Town of Blades moves in the right direction with installation of carbon filter

By Lynn R. Parks

A carbon filter designed to remove a contaminant that was found in municipal water in Blades was installed at the towns water plant on Thursday. Even though the state is still cautioning town residents against drinking the water, or using it in cooking or in brushing teeth, town administrator Vikki Prettyman said that just getting the filter in place calmed us all down.

We know that carbon will pull the contaminants out, Prettyman added. Once we got all that hard work done getting the filter and putting it in place, we all breathed a sigh of relief.

Two weeks ago, the town and the state announced that perfluorinated compounds (PFCs) were found in Blades water, in amounts above the human health advisory level established by the federal government. The state could not say how long the contaminant had been in the water.

The caution against drinking the water will remain in place until the state receives the results of tests of water samples that were drawn Friday, according to Michael Globetti, spokesman for the Delaware Department of Natural Resources and Environmental Control. Those results are expected to be in later this week.

The water remains safe for bathing and laundry.

Last week, the state tested water from two of the city of Seafords three wells. On Monday, the state reported that Seafords water is free from contaminants.

The city of Seafords public water supply is safe for drinking, cooking and other everyday use, according to a press release.

The state does not plan to test the water of any western Sussex towns other than Blades and Seaford, said DNREC secretary Shawn Garvin. There is no reason to believe that they would have the contaminant, he said.

Workers with the U.S. Environmental Protection Agency are testing private water wells that are within a half-mile of Blades three municipal wells, all located near town hall. People in the area who have concerns about their water can call Rick Galloway, (302) 395-2600, to request that it be tested by the EPA. They can also leave a request at the Blades Fire Hall.

Since the announcement, Blades residents have been getting their drinking water at the Blades Fire Hall. On Feb. 8, Gov. John Carney authorized the Delaware National Guard to help distribute water in Blades. As of Tuesday, guardsmen were still at the fire hall.

Perfluorinated compounds have been widely used by industry for more than 50 years, in stain repellents for carpets, textiles and paper; in foam used to fight fires; in metal finishing; and as a pesticide. PFCs are an emerging contaminant, or a pollutant that is in the environment but that has not been controlled by the government.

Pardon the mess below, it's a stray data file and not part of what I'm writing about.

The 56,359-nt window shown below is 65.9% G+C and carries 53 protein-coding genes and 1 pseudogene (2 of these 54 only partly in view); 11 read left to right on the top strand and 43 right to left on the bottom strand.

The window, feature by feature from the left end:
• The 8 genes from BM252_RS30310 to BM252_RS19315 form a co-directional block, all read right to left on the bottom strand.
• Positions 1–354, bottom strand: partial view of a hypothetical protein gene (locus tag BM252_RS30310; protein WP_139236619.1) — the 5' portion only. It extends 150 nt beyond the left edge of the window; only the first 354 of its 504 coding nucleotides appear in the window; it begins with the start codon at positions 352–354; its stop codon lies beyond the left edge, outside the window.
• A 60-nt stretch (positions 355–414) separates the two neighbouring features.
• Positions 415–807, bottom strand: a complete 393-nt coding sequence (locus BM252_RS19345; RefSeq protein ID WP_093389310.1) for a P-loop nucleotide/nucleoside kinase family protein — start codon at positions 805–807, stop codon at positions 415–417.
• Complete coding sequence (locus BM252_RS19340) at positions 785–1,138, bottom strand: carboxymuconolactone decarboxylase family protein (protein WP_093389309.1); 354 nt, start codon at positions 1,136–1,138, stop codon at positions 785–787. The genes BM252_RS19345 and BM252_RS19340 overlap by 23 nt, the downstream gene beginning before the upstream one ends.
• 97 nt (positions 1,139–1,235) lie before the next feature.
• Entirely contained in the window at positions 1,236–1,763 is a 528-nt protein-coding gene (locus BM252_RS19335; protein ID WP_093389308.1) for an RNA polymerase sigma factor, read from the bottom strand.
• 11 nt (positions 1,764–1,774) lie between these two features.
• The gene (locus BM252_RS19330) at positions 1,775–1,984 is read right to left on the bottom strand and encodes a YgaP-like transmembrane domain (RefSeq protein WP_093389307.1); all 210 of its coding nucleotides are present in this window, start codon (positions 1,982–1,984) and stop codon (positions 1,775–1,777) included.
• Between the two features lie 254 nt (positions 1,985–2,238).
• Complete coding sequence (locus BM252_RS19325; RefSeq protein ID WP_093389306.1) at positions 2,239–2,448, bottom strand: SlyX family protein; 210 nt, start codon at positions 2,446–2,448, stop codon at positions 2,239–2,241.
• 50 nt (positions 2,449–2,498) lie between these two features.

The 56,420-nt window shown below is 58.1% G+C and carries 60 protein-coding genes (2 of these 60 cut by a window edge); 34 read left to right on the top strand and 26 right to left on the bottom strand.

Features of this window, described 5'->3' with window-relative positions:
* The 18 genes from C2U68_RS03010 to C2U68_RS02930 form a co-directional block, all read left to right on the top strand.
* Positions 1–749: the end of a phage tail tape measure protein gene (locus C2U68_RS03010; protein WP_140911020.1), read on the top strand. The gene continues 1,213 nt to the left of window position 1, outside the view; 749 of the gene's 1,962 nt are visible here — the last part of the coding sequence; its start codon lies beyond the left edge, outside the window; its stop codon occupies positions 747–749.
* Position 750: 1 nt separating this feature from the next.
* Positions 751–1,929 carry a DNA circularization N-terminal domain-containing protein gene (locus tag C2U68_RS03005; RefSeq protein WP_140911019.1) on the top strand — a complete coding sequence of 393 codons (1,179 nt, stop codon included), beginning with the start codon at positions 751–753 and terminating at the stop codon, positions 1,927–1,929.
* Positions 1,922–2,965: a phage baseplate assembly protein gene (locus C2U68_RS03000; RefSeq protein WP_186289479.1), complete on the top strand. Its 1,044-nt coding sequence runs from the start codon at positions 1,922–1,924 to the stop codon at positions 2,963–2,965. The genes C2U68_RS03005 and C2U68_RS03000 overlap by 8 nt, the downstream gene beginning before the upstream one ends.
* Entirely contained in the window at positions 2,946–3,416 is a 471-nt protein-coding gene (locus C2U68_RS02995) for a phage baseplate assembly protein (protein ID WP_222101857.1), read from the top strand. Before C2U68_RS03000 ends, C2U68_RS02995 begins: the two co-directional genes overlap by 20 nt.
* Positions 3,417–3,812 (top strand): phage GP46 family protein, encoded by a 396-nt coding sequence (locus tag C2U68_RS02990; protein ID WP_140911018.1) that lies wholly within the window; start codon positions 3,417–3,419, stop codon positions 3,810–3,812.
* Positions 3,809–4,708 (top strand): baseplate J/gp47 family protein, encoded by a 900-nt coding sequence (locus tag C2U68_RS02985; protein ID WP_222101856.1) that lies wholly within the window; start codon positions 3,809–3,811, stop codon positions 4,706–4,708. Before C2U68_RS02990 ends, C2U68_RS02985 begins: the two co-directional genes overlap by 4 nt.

They arent regulated and governments that test water supplies dont look for them. The state and the EPA decided to test the water in Blades because of the historical presence of several metal plating industries there.

No maximum contaminant level has been set for the compounds under the federal Safe Drinking Water Act. The EPA says that levels of PFCs above 70 parts per trillion may harm human health. Levels in Blades three wells were 117.5 parts per trillion, 96 parts per trillion and 187.1 parts per trillion.

The compounds have been linked with cancer, hormone disruption, high cholesterol and obesity. In a study that appeared in 2016 in Environmental Science and Technology Letters, a publication of the American Chemical Society, researchers reported that six million people in the United States use drinking water supplies that have more than the recommended level of the compounds.

On Monday, town administrator Prettyman had high praise for all of the public servants, municipal as well as state and federal, who pulled together to help the town.

Delaware towns including Milford, Bridgeville and New Castle provided equipment and materials to help with the installation of the carbon filter, she said. DNREC officials, who have been on the scene since the contaminant was discovered and who oversaw the installation of the filter, have been an amazing resource, she added.

Officials with both DNREC and the states Division of Public Health answered questions at a public meeting held last week, attended by about 160 people. Judging from the way the number of phone calls we are getting at town hall dropped after that meeting, I would say that they did a good job, Prettyman said.

Workers with the EPA are staying in town as long as requests are coming in to have private wells tested. And of course members of the National Guard and of the Blades Volunteer Fire Company have been really great, Prettyman said.

This has been an ordeal for all of us, she added. I dont know where we would be without all of the help that we have gotten.

For your information The town of Blades has posted a map of the area in which water wells are being tested for perfluorinated compounds (PFCs). To look at the map, go to and click on Blades Drinking Water Contamination Issues, under News & Notices. Owners of private wells who want to arrange to have the water tested can call Rick Galloway, (302) 395-2600.

News tips wanted
Call us with ideas for news and features. We're always looking for good stories to share with readers. Call Bryant Richardson at 629-9788.